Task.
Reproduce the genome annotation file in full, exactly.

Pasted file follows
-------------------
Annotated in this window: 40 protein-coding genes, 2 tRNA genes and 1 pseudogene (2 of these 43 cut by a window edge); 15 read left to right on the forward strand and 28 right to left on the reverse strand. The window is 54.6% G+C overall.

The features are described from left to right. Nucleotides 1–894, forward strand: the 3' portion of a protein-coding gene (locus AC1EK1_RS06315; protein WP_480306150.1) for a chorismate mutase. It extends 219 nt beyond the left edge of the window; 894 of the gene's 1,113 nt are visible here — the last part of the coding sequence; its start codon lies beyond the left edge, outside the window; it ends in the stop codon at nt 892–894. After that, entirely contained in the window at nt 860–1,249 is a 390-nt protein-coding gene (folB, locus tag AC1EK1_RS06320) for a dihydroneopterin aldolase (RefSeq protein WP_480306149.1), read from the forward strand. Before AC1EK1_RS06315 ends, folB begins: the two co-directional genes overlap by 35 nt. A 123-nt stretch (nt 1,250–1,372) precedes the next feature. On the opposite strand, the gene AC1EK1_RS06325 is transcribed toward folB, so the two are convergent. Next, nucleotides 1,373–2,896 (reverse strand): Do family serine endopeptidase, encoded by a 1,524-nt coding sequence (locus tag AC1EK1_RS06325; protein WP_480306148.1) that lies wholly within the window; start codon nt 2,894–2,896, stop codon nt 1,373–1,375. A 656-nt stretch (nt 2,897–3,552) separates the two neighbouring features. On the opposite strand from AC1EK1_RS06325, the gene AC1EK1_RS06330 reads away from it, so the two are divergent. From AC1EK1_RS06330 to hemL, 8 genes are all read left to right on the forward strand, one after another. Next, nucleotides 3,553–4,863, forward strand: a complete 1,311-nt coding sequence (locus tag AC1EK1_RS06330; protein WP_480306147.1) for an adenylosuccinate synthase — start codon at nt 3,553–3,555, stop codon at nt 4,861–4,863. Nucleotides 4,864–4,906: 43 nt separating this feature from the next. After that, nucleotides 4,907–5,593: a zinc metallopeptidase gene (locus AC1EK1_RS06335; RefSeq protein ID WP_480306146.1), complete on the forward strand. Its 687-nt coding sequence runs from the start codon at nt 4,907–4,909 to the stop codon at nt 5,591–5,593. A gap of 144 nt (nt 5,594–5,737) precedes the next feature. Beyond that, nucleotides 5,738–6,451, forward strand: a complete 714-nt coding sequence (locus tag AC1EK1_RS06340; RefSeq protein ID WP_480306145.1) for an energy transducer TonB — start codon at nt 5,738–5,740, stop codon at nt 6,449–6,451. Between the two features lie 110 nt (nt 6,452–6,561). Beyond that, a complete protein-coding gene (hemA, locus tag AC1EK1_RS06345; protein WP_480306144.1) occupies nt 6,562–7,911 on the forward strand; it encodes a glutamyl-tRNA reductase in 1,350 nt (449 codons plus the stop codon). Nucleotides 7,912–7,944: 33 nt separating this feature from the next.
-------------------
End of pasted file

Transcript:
Annotated in this window: 40 protein-coding genes, 2 tRNA genes and 1 pseudogene (2 of these 43 cut by a window edge); 15 read left to right on the forward strand and 28 right to left on the reverse strand. The window is 54.6% G+C overall.

The features are described from left to right. Nucleotides 1–894, forward strand: the 3' portion of a protein-coding gene (locus AC1EK1_RS06315; protein WP_480306150.1) for a chorismate mutase. It extends 219 nt beyond the left edge of the window; 894 of the gene's 1,113 nt are visible here — the last part of the coding sequence; its start codon lies beyond the left edge, outside the window; it ends in the stop codon at nt 892–894. After that, entirely contained in the window at nt 860–1,249 is a 390-nt protein-coding gene (folB, locus tag AC1EK1_RS06320) for a dihydroneopterin aldolase (RefSeq protein WP_480306149.1), read from the forward strand. Before AC1EK1_RS06315 ends, folB begins: the two co-directional genes overlap by 35 nt. A 123-nt stretch (nt 1,250–1,372) precedes the next feature. On the opposite strand, the gene AC1EK1_RS06325 is transcribed toward folB, so the two are convergent. Next, nucleotides 1,373–2,896 (reverse strand): Do family serine endopeptidase, encoded by a 1,524-nt coding sequence (locus tag AC1EK1_RS06325; protein WP_480306148.1) that lies wholly within the window; start codon nt 2,894–2,896, stop codon nt 1,373–1,375. A 656-nt stretch (nt 2,897–3,552) separates the two neighbouring features. On the opposite strand from AC1EK1_RS06325, the gene AC1EK1_RS06330 reads away from it, so the two are divergent. From AC1EK1_RS06330 to hemL, 8 genes are all read left to right on the forward strand, one after another. Next, nucleotides 3,553–4,863, forward strand: a complete 1,311-nt coding sequence (locus tag AC1EK1_RS06330; protein WP_480306147.1) for an adenylosuccinate synthase — start codon at nt 3,553–3,555, stop codon at nt 4,861–4,863. Nucleotides 4,864–4,906: 43 nt separating this feature from the next. After that, nucleotides 4,907–5,593: a zinc metallopeptidase gene (locus AC1EK1_RS06335; RefSeq protein ID WP_480306146.1), complete on the forward strand. Its 687-nt coding sequence runs from the start codon at nt 4,907–4,909 to the stop codon at nt 5,591–5,593. A gap of 144 nt (nt 5,594–5,737) precedes the next feature. Beyond that, nucleotides 5,738–6,451, forward strand: a complete 714-nt coding sequence (locus tag AC1EK1_RS06340; RefSeq protein ID WP_480306145.1) for an energy transducer TonB — start codon at nt 5,738–5,740, stop codon at nt 6,449–6,451. Between the two features lie 110 nt (nt 6,452–6,561). Beyond that, a complete protein-coding gene (hemA, locus tag AC1EK1_RS06345; protein WP_480306144.1) occupies nt 6,562–7,911 on the forward strand; it encodes a glutamyl-tRNA reductase in 1,350 nt (449 codons plus the stop codon). Nucleotides 7,912–7,944: 33 nt separating this feature from the next.